The Centre of the Iris

The sun went down to the east of Huntsville in the US north with seemingly peaceful fields and woods all around it hiding groves and glades with rivers and swarms of tiny insects in the summer breeze. Awfully bad stories were on shelves in a café, which was on the only road into and out of the town. Old men sat alone on porches sipping fine whiskey and swore they could hear terrible things at the edge of perception. The next morning a new disappearance would be reported to Bill Blood the town sheriff. He would ask the distraught relatives into his office and patiently take down details. The details were always very similar and had been for nearly two weeks now. The victim’s bedroom windows would have been scorched away in a perfect circle just big enough for a man to somehow squeeze through and around the edges of this terrible circle would be black scorch marks. Some would say, from photos in the paper, that the scorch marks pointed in twelve directions. On the missing person’s ceiling would be a crop circle like pattern of black circles in miserable designs. The paint was found to be in fact oil, the oil of prehistoric creatures long since vanished from the world.

The bodies would be found later nailed to trees just outside town, always with dead or dying and tortured animals scattered around. Another thing was that the victim’s eyes were always found to be missing the black pupil at their centre. It was as if they had focussed themselves out of existence.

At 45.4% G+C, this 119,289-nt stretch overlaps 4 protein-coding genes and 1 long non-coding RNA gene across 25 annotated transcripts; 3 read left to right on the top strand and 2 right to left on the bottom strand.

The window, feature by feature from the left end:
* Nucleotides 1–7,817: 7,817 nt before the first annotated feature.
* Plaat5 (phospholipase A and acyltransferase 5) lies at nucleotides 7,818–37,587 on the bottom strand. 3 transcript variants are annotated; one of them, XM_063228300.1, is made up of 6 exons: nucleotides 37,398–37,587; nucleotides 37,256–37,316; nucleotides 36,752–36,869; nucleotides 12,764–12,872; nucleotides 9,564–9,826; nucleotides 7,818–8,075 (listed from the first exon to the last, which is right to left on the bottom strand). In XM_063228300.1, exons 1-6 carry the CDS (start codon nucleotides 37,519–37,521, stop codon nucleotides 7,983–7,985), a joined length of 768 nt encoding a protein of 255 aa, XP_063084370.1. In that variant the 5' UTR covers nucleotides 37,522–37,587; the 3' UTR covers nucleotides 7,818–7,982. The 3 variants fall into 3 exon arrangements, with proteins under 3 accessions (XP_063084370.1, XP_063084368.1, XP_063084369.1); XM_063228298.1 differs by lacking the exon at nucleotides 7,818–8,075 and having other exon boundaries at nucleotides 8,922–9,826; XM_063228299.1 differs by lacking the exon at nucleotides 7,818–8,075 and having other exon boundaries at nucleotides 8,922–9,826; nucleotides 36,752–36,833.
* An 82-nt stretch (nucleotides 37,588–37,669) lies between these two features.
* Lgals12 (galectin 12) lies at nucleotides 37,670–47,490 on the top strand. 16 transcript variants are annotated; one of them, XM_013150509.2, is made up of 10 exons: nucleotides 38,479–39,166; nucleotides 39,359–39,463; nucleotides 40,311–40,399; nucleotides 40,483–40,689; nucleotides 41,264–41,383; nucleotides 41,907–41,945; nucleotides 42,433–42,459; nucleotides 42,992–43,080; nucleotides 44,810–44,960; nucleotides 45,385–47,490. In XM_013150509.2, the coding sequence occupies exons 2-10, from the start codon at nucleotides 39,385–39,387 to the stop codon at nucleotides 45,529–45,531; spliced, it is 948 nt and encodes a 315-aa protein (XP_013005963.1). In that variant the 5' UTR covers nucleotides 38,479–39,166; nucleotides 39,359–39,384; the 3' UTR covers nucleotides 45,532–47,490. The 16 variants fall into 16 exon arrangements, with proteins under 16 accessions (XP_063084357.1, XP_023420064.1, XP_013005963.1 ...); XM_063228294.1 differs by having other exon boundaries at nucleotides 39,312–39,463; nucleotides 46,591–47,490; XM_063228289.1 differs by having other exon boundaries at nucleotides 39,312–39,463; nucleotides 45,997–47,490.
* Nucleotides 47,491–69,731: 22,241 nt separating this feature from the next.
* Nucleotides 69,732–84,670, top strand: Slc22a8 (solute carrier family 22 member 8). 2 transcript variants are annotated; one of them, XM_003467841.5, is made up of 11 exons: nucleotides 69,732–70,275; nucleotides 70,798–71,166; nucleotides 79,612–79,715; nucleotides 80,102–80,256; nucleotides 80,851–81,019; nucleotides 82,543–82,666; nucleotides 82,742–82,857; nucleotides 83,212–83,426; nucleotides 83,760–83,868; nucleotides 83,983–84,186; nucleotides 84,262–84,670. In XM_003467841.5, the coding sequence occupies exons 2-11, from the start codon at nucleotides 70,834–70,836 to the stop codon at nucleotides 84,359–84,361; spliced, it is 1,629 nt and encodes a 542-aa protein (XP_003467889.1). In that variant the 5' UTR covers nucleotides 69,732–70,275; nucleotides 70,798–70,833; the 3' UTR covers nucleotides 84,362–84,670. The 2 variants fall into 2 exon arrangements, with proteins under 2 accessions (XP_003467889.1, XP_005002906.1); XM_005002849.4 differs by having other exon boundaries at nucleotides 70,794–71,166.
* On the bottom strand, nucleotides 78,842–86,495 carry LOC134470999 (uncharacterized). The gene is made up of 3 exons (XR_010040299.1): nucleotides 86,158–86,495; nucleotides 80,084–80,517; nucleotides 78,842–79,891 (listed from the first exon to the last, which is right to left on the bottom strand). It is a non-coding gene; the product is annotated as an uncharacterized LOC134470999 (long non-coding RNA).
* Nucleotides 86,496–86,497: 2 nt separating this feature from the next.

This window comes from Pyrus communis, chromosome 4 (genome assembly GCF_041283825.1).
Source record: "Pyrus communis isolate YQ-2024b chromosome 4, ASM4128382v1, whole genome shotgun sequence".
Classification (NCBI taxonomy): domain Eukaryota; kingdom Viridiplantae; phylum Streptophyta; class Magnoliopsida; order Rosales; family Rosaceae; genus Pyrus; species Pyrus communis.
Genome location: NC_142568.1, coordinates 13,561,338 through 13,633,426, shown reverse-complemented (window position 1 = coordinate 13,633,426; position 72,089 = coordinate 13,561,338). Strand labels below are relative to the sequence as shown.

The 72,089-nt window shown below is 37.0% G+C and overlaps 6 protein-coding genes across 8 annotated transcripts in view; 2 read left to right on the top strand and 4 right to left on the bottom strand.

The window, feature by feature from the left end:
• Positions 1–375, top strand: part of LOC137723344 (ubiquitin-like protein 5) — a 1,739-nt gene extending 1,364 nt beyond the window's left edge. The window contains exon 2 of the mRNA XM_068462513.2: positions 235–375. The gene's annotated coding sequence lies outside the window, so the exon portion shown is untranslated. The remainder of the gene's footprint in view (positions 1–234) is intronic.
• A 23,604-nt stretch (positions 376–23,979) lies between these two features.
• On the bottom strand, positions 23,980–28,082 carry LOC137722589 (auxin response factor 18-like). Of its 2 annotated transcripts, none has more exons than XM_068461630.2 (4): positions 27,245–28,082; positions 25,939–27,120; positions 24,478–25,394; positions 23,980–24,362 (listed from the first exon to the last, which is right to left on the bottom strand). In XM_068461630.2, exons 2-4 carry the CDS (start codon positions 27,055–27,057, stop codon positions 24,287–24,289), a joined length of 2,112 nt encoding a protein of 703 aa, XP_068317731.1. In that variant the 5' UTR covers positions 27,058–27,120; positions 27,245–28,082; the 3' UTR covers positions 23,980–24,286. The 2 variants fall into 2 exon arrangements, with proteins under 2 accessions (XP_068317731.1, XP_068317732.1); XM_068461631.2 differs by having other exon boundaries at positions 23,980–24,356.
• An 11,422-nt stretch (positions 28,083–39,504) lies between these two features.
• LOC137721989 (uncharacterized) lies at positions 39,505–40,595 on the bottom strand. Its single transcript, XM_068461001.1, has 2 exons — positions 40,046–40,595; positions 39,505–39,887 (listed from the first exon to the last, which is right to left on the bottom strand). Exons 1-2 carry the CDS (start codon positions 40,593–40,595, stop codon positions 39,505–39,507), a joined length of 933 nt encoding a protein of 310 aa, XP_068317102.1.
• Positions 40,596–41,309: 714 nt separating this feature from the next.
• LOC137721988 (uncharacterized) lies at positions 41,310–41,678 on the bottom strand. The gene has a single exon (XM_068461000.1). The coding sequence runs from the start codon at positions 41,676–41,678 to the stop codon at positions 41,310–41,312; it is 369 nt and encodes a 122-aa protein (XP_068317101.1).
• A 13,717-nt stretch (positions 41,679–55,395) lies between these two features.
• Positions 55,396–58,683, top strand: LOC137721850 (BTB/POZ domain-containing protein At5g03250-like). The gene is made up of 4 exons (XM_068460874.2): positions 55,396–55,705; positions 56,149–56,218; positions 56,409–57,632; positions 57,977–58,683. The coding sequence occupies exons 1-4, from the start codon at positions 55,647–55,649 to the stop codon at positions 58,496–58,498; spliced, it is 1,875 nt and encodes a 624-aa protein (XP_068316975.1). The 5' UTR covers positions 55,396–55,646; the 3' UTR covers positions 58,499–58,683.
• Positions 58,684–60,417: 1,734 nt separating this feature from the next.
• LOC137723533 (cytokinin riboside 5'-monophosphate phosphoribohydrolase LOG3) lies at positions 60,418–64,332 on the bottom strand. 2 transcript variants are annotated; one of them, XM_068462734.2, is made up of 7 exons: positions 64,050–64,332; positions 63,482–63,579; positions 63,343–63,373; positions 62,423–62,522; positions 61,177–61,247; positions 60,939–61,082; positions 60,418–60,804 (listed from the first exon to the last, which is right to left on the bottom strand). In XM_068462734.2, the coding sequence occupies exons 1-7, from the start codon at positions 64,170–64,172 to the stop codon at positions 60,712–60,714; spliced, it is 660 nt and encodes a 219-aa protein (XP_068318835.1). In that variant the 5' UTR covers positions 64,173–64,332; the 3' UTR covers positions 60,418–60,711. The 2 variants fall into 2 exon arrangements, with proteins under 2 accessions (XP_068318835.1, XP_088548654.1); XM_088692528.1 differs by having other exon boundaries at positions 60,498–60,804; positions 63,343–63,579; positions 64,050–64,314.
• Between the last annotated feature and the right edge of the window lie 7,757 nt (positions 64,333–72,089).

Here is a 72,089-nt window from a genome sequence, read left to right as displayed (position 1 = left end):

Tony Greggs was a young reporter who lived in Capital City, fifty miles from Huntsville. He worked for the local newspaper and had a reputation for simpleton use of the English language. He had just got back from holiday on a Caribbean island where his grandad had bought a run down apartment that was part of a mostly vacant block. Never the less it overlooked a deserted, golden sanded beach with purple flowers all around and palm trees in abundance with fresh and delicious coconuts that he traded with superstitious locals. It was on this holiday that Tony had gone off exploring and an event of some strangeness had occurred. He had gone off exploring the surrounding hills that could rightfully be described as jungle. He had gone looking for tarantulas and lizards. He had crept up on a spider that was as big as a dinner plate. It had not seemed to have noticed Tony and he reached out to poke it with his finger but the creature had sprang up, the sun shining horrifically off multiple eyes that seemed for an instant to see more than any man, and Tony fled terrified and insane, laughing. Getting pleasingly lost he had come across a pool of rotting water and he had appreciated the rush of adrenaline in his blood. The pool of water probably contained leaches and disease and was like a (strangely circular) black mirror. He edged towards it and could hear monkeys and many creatures making piecing noises of utter insanity on the verge of calm yet panicking frenzy, in the still, stifling atmosphere. His smile froze on his face as a ripple of water spread out unexplained from the centre of the pool. At a certain point and only for a split second, the pool seemed to be an eye staring diabolically at him as if he himself was the pool and the eye in the pool was his own. He then watched as the ripple quickly faded and until the pool was once again motionless. He had backed slowly away in confusion where misery lurked then and tripped over a vine, falling without grace in a heap as he remembered for the first time in two decades an event from his childhood. He stayed sprawled on the ground his eyes wide as the two events linked up in his mind and seemed to spin together merging and then continue to spin, as if they had always been spinning, pointing in twelve directions all leading back on themselves towards doom.